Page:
Let's say you believe in the story of stock A. You have checked fundamentals and technical and you came to the conclusion, stock A is what you want! However you just graduated from university, have debts to pay and your entire cash pool is only 10.000$. Even though if this stock would rise 10% in 1 year (which is a great result) you would only get an extra 1000$ dollars. What if you could use a derivative which might magnify this return? The variety of options you could use is endless. The Netherlands offers sprinters/turbo's and speeders and in the United Kingdom CFDs are mostly used for these short term opportunities. These are derivatives with enormous amounts of leverage. If you are not allowed to trade any of these (for example if you would live in the USA) you could always try options. The underlying idea is the same, magnifying a certain outcome which you expect will happen!

    Theoretical example

    Let's have a random generated stock price for stock A.

    The value of the stock at month 1 is 100 dollars. You only buy 1 stock in the beginning of month 1. It ends after 121 months at the price of 144.55$. A return of 44.55% after almost 10 years, which is around 3.7% return a year. Not bad, but you would like to magnify this outcome. A leverage of let's say 16 would make this 3.7% return into 60% return a year right?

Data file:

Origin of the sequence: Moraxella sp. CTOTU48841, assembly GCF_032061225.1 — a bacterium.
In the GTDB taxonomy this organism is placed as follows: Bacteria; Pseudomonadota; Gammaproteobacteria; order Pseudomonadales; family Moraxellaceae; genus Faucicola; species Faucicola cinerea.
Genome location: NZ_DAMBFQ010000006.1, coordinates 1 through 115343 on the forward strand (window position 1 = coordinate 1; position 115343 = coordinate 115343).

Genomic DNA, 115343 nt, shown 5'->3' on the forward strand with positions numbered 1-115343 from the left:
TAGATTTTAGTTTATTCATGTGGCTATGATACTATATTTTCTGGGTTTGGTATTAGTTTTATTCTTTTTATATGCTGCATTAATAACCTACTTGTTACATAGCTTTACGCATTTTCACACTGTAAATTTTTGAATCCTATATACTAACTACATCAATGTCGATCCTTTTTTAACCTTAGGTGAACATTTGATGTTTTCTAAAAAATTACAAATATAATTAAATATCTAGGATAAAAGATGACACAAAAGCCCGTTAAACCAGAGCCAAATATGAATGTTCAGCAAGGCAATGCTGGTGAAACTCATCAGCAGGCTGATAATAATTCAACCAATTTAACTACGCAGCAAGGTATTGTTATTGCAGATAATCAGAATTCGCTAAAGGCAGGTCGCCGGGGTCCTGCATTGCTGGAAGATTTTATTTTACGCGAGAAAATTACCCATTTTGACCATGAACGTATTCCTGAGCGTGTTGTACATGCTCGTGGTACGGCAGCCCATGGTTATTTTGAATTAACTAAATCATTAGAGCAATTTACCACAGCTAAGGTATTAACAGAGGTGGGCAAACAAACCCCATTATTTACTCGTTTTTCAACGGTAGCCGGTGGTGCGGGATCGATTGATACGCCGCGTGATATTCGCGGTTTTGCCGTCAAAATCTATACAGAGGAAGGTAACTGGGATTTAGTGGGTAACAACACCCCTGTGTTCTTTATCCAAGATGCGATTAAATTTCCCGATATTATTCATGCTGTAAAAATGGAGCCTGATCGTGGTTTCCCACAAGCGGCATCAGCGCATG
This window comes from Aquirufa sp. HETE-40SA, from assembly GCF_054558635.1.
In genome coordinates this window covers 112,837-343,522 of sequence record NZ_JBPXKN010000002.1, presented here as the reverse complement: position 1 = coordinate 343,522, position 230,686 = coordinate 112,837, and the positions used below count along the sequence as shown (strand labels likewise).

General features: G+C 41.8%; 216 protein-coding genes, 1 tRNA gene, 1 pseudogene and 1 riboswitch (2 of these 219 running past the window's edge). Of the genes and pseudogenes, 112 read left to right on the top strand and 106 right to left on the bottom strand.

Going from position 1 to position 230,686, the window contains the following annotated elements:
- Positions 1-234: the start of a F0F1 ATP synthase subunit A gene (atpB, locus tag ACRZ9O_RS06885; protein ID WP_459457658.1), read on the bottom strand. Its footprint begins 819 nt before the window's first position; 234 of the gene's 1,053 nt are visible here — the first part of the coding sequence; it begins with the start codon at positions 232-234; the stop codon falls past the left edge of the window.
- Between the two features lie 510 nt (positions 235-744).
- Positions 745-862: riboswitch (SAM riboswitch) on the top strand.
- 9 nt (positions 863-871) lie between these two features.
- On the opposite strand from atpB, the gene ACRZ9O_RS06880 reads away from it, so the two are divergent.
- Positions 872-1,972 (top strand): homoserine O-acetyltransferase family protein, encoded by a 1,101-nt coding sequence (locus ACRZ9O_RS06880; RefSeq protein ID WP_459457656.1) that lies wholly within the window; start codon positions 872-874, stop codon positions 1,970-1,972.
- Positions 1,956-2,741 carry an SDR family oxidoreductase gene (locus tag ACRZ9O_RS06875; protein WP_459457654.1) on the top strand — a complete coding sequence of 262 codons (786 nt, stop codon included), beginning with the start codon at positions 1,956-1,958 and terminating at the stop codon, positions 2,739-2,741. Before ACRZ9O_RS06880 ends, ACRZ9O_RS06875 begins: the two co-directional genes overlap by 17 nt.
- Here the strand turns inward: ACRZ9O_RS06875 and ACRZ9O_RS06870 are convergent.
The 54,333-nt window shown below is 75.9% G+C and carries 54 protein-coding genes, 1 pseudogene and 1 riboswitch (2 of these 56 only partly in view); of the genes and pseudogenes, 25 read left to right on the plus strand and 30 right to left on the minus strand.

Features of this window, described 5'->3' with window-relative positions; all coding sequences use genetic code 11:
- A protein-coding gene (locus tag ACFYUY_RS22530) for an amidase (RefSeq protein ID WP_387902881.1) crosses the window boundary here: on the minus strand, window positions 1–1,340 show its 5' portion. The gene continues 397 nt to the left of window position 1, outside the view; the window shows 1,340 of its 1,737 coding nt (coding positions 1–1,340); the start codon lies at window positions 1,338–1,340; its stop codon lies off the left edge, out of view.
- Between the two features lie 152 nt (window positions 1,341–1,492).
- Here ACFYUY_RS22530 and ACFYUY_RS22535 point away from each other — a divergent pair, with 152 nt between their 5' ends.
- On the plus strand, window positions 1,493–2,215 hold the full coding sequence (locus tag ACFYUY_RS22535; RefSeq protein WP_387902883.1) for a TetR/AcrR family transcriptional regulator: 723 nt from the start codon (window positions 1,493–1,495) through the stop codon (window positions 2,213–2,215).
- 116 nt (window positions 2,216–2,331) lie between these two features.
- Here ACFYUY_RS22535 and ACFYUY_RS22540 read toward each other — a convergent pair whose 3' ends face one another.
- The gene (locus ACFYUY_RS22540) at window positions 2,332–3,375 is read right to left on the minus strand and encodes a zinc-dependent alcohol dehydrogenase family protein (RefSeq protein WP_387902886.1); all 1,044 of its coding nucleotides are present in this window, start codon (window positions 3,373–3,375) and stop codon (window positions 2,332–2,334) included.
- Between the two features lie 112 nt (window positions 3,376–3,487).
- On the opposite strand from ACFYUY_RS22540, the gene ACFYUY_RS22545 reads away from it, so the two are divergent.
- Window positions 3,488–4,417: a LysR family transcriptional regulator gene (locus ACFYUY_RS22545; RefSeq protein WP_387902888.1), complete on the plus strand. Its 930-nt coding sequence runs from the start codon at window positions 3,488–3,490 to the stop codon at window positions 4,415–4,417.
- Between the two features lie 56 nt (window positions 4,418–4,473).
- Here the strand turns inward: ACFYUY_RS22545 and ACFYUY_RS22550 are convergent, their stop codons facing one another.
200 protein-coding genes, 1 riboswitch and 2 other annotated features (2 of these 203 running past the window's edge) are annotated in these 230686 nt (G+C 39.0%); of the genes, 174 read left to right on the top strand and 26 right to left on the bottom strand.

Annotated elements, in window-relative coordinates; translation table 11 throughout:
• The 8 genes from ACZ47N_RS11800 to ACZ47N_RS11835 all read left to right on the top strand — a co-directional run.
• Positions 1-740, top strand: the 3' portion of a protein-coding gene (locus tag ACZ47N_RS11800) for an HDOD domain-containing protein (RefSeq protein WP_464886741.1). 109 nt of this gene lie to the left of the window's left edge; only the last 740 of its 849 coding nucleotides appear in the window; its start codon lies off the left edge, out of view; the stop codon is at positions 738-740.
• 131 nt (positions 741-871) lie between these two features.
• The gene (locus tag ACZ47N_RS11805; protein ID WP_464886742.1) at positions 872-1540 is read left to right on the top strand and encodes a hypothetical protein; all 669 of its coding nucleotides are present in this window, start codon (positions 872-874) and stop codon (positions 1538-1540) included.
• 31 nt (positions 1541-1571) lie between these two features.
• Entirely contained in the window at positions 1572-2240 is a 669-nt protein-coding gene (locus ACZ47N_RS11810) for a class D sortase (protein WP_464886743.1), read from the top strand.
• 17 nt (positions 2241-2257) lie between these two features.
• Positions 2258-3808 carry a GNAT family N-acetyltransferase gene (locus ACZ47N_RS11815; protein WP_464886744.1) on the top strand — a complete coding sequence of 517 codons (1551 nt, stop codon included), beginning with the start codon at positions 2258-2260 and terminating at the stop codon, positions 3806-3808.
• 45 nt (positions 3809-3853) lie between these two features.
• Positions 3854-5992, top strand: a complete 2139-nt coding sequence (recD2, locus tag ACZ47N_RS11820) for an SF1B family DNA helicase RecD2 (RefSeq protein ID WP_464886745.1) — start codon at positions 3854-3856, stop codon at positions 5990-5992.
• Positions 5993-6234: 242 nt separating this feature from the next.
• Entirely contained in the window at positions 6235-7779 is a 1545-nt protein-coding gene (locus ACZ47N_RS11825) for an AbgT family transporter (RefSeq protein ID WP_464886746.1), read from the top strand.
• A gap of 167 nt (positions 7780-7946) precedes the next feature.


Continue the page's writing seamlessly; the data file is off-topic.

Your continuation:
Let's see what it looks like if we magnify the monthly outcomes by a factor 2, 4, 8 and 16.

    As depicted in the graph above, when using leverage (thus magnifying the outcome of a monthly result) you simply get 2x, 4x, 8x or 16x times the 1x monthly result. Cool right? Bam! Screw it, let's go for 16x times the leverage! I want this 60% return a year!


    Unfortunately the 16x leverage portfolio got blown out of the water and went on minus before the end of the period was reached. Ouch! Although it seems that 8 times the leverage is the best choice, the lowest value of the 8x leverage was 10.55$. This is an 89% loss out of the initial 100 dollars!

    Portfolio with leverage

    Lowest value in portfolio

    Loss in comparison to initial value
















    Would you sit still and not make a move in your portfolio when it shows -89%? Most likely you would not and sell everything far before that.

    Cost of loss